Dei'ah veDibur - Information & Insight

A Window into the Chareidi World

25 Sivan 5759 - June 9, 1999 | Mordecai Plaut, director Published Weekly








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Home and Family
Dear Diary - Part IV
by R' P. Kantrowitz

Follow us as we rediscover our world through the eyes of the parents of a baal tshuva yeshiva bochur. Laugh some, cry some, shep some nachas from `our Irwin.'

We have survived his Erev Shabbos preparations and are joining him at the Kosel.

Dearest Diary,

So Irwin took us to the "Western Wall" to `daven' or pray Maariv, the evening service. (I always knew it as the Wailing Wall, but Irwin was insistent on his name, calling my name goyish, so I let it go.) I had been there before, years ago, but it was so long ago that I barely remembered it. I was so moved by the experience (that is, when I got over the insult of having to be behind the partition, which I did very quickly, and which Irwin later explained rather nicely, as more the men's problem of keeping their eyes to themselves than the ladies' problem, I accepted his explanation). But, so many people. All davening together, it was just beautiful! The Wall lit up so beautifully with all the notes in the cracks and all those Jews davening so earnestly with all their hearts. It made me want to cry. In fact, it did! Some exuberant bands of young men, which Irwin identified as various yeshiva groups, came dancing and singing down to the Wall.

Our first `extravaganza seuda' was spent with the Roseman family in a gorgeous apartment with a large panoramic window overlooking the Wall. All evening I kept glancing out the window and tears came to my eyes watching all that traffic on the plaza and at the Wall. It made me think of all the Jews who, for generations, had longed to pray there but couldn't.

They sure packed a crowd at that apartment. Irwin explained that they have an `open house' for whoever feels like dropping in. Seemed like half of Jerusalem to me. "Sure," said Mrs. Roseman, "come right in. We'll find a place for you right over... Well, we'll try over... How about... That's also taken. Come in, anyway, and make yourself at home. Even if it means sitting on someone's lap!"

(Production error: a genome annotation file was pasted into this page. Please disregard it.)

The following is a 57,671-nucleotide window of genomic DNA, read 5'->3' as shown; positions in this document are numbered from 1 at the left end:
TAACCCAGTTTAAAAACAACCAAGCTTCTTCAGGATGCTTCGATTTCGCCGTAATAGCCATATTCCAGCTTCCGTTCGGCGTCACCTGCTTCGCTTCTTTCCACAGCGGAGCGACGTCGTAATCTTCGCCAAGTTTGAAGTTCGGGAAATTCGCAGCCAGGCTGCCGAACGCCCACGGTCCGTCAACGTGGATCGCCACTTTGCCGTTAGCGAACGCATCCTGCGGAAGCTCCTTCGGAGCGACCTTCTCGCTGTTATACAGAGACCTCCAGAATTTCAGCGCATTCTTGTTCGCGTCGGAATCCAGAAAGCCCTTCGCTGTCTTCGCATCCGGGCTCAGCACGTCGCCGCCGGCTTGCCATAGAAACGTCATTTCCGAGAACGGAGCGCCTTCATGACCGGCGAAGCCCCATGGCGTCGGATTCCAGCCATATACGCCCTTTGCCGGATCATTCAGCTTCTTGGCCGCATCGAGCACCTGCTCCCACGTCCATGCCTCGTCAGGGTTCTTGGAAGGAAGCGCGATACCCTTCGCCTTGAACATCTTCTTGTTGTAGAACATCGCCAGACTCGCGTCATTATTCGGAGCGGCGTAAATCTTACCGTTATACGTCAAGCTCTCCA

She had such composure and grace in the face of all that stress, like a summer's breeze. I would have been climbing the walls. Her kids, a bevy of all ages, kept on running up to her with different reports about what was needed here or there and she sent them off good naturedly on their errands. Her husband was meanwhile speaking words of Torah and welcoming copious guests and even invited many of them to speak -- also fascinating.

And the food. I never saw so much in all my life and I thought I'd seen a lot. They didn't run out of anything! And dish after dish was just delicious. My hostess admitted that she made everything herself. HOW? I asked, and she sheepishly said she spent quite a bit of time cooking.

That night was one of the best nights' sleep I had in a long time. Irwin, who slept over at the King David with us, went off early the next morning to pray, and returned at ten to wake us up. I turned over, saying, "It's a mitzva, Irwin. You taught me Shabbos menucha." But it didn't work, so off we were to the races. "You're not supposed to run on Shabbos," Irwin noted, and corrected the phrase to "Off to the strolls." First he made kiddush for us and provided some cake so that we wouldn't be too hungry. He's become so thoughtful, my boy!